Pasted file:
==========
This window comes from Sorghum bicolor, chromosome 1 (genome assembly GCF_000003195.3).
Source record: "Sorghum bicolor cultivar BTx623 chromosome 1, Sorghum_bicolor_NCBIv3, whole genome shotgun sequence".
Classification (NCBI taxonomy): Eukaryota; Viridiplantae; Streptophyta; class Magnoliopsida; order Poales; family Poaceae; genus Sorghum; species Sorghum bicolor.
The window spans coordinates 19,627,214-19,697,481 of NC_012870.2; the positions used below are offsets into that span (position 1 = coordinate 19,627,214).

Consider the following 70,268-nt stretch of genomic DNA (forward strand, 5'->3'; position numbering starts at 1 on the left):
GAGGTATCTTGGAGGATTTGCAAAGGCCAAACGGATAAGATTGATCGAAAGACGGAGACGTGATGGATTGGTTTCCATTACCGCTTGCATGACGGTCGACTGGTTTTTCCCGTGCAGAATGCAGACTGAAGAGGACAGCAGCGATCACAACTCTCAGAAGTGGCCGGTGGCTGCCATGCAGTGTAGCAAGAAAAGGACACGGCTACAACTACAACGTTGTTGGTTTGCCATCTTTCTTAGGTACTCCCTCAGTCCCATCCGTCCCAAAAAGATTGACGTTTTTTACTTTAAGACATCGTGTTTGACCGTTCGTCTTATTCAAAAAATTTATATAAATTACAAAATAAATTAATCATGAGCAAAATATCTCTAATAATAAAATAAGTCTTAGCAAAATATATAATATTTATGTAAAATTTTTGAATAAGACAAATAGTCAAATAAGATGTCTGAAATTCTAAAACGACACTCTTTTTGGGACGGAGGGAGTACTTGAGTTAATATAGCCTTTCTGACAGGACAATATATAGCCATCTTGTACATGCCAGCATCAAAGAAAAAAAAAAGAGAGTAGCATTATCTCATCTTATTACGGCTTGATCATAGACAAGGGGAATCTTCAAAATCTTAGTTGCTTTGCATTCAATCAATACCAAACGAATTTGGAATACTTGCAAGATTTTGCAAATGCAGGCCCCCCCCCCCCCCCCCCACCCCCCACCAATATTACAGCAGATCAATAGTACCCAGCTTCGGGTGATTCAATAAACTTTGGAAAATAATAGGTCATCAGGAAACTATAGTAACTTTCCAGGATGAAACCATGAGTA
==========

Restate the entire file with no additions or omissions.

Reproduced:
This window comes from Sorghum bicolor, chromosome 1 (genome assembly GCF_000003195.3).
Source record: "Sorghum bicolor cultivar BTx623 chromosome 1, Sorghum_bicolor_NCBIv3, whole genome shotgun sequence".
Classification (NCBI taxonomy): Eukaryota; Viridiplantae; Streptophyta; class Magnoliopsida; order Poales; family Poaceae; genus Sorghum; species Sorghum bicolor.
The window spans coordinates 19,627,214-19,697,481 of NC_012870.2; the positions used below are offsets into that span (position 1 = coordinate 19,627,214).

Consider the following 70,268-nt stretch of genomic DNA (forward strand, 5'->3'; position numbering starts at 1 on the left):
GAGGTATCTTGGAGGATTTGCAAAGGCCAAACGGATAAGATTGATCGAAAGACGGAGACGTGATGGATTGGTTTCCATTACCGCTTGCATGACGGTCGACTGGTTTTTCCCGTGCAGAATGCAGACTGAAGAGGACAGCAGCGATCACAACTCTCAGAAGTGGCCGGTGGCTGCCATGCAGTGTAGCAAGAAAAGGACACGGCTACAACTACAACGTTGTTGGTTTGCCATCTTTCTTAGGTACTCCCTCAGTCCCATCCGTCCCAAAAAGATTGACGTTTTTTACTTTAAGACATCGTGTTTGACCGTTCGTCTTATTCAAAAAATTTATATAAATTACAAAATAAATTAATCATGAGCAAAATATCTCTAATAATAAAATAAGTCTTAGCAAAATATATAATATTTATGTAAAATTTTTGAATAAGACAAATAGTCAAATAAGATGTCTGAAATTCTAAAACGACACTCTTTTTGGGACGGAGGGAGTACTTGAGTTAATATAGCCTTTCTGACAGGACAATATATAGCCATCTTGTACATGCCAGCATCAAAGAAAAAAAAAAGAGAGTAGCATTATCTCATCTTATTACGGCTTGATCATAGACAAGGGGAATCTTCAAAATCTTAGTTGCTTTGCATTCAATCAATACCAAACGAATTTGGAATACTTGCAAGATTTTGCAAATGCAGGCCCCCCCCCCCCCCCCCCACCCCCCACCAATATTACAGCAGATCAATAGTACCCAGCTTCGGGTGATTCAATAAACTTTGGAAAATAATAGGTCATCAGGAAACTATAGTAACTTTCCAGGATGAAACCATGAGTA